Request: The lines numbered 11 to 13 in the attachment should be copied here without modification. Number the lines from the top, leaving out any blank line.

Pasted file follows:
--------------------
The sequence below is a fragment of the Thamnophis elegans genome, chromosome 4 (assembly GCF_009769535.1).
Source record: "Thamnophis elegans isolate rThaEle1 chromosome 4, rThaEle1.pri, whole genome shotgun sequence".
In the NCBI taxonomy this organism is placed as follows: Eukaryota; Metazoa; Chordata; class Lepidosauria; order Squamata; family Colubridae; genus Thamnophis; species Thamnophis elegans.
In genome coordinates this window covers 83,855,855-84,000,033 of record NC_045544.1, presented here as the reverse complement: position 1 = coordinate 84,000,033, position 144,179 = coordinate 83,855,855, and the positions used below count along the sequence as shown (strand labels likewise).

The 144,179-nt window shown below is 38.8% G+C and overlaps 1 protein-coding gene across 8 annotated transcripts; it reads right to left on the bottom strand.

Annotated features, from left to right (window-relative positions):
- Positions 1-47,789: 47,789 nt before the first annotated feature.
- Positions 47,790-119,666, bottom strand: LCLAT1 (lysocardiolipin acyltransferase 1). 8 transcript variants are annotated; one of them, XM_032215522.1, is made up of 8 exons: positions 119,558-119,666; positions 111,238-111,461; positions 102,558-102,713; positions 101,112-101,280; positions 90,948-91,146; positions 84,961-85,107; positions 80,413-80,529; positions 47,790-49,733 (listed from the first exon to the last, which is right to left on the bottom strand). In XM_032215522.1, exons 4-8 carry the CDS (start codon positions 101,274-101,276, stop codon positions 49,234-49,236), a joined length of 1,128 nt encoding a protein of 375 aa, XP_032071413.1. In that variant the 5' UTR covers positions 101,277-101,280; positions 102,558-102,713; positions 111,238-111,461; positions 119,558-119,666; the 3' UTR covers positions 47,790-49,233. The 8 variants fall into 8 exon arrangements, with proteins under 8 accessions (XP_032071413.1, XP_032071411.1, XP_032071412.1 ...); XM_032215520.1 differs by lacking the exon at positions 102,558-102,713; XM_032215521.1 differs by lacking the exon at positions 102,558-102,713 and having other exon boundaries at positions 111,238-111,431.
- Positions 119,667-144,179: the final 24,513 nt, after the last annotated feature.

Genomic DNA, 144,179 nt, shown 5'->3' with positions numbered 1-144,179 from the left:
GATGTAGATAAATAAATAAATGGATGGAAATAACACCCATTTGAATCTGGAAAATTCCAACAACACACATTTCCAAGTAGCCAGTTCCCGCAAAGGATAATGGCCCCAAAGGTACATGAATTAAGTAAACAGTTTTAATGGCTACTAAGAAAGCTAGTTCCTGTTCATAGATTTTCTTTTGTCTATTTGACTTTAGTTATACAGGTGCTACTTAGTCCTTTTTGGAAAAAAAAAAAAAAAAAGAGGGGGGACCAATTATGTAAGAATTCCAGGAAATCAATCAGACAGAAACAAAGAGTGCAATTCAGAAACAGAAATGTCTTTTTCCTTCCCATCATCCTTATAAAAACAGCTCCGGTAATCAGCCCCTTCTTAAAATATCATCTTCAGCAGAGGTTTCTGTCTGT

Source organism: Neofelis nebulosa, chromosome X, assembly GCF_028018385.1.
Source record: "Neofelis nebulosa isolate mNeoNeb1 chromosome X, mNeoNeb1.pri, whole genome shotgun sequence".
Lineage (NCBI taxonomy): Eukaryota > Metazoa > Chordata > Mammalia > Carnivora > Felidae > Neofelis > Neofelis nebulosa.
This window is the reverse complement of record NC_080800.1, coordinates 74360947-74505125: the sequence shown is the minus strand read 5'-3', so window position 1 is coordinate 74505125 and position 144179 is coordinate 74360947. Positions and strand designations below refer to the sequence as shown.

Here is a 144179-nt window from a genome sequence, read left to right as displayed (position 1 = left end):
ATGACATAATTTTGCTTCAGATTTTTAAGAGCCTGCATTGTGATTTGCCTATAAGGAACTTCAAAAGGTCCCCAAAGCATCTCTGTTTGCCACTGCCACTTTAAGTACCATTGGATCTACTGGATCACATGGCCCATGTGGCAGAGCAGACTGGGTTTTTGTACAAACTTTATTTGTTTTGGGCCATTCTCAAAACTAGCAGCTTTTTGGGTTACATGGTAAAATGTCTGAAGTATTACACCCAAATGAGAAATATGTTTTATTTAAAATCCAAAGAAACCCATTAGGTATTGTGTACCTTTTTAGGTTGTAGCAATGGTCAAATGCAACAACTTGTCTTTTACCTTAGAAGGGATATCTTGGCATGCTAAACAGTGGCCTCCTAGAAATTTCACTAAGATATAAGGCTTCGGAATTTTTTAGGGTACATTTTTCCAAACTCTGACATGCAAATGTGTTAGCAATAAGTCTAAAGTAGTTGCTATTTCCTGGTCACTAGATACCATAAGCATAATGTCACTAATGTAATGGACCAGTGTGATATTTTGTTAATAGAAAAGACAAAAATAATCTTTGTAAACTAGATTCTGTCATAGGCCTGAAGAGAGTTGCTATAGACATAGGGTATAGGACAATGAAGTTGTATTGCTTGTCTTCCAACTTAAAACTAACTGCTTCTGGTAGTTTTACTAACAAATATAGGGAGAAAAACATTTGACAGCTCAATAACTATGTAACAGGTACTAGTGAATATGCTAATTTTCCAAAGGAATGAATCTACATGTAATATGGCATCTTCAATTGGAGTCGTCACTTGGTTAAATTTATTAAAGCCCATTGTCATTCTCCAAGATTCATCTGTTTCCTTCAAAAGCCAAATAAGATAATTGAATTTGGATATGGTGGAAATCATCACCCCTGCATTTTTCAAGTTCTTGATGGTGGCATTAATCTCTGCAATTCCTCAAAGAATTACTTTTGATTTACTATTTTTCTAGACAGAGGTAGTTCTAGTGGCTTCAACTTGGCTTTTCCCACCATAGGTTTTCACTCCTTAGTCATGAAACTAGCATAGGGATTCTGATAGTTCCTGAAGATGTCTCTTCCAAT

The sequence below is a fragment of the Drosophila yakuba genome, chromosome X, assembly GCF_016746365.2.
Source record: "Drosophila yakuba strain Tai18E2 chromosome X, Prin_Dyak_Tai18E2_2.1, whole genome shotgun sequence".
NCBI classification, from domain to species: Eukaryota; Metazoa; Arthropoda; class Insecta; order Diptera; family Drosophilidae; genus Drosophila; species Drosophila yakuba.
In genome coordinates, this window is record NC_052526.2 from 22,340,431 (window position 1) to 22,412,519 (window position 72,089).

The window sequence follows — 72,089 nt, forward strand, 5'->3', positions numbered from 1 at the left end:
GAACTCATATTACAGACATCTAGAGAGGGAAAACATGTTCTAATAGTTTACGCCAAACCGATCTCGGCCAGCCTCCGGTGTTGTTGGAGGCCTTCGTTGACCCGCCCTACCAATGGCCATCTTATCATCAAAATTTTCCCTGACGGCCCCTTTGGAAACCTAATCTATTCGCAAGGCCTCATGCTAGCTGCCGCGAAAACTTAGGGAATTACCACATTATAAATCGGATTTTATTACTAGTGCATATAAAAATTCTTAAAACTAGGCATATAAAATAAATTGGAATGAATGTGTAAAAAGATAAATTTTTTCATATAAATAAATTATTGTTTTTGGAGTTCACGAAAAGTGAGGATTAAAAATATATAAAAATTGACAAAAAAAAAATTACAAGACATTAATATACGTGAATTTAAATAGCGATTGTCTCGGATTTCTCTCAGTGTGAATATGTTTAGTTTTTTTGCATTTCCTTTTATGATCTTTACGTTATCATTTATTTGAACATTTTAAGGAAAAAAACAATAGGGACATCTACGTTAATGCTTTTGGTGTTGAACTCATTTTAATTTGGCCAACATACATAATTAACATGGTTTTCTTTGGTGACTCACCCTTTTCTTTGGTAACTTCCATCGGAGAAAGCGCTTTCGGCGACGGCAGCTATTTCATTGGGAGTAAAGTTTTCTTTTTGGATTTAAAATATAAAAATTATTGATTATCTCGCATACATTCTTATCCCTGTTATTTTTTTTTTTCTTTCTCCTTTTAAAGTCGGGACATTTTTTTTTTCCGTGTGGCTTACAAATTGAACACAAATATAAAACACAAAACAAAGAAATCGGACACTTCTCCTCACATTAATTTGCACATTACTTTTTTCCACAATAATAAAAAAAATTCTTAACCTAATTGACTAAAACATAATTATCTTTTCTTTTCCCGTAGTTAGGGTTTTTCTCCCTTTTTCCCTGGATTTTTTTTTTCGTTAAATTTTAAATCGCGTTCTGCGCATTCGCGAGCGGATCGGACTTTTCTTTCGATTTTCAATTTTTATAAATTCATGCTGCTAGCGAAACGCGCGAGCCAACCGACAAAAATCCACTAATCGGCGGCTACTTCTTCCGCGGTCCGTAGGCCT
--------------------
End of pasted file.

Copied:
GATGTAGATAAATAAATAAATGGATGGAAATAACACCCATTTGAATCTGGAAAATTCCAACAACACACATTTCCAAGTAGCCAGTTCCCGCAAAGGATAATGGCCCCAAAGGTACATGAATTAAGTAAACAGTTTTAATGGCTACTAAGAAAGCTAGTTCCTGTTCATAGATTTTCTTTTGTCTATTTGACTTTAGTTATACAGGTGCTACTTAGTCCTTTTTGGAAAAAAAAAAAAAAAAAGAGGGGGGACCAATTATGTAAGAATTCCAGGAAATCAATCAGACAGAAACAAAGAGTGCAATTCAGAAACAGAAATGTCTTTTTCCTTCCCATCATCCTTATAAAAACAGCTCCGGTAATCAGCCCCTTCTTAAAATATCATCTTCAGCAGAGGTTTCTGTCTGT

Source organism: Neofelis nebulosa, chromosome X, assembly GCF_028018385.1.
Source record: "Neofelis nebulosa isolate mNeoNeb1 chromosome X, mNeoNeb1.pri, whole genome shotgun sequence".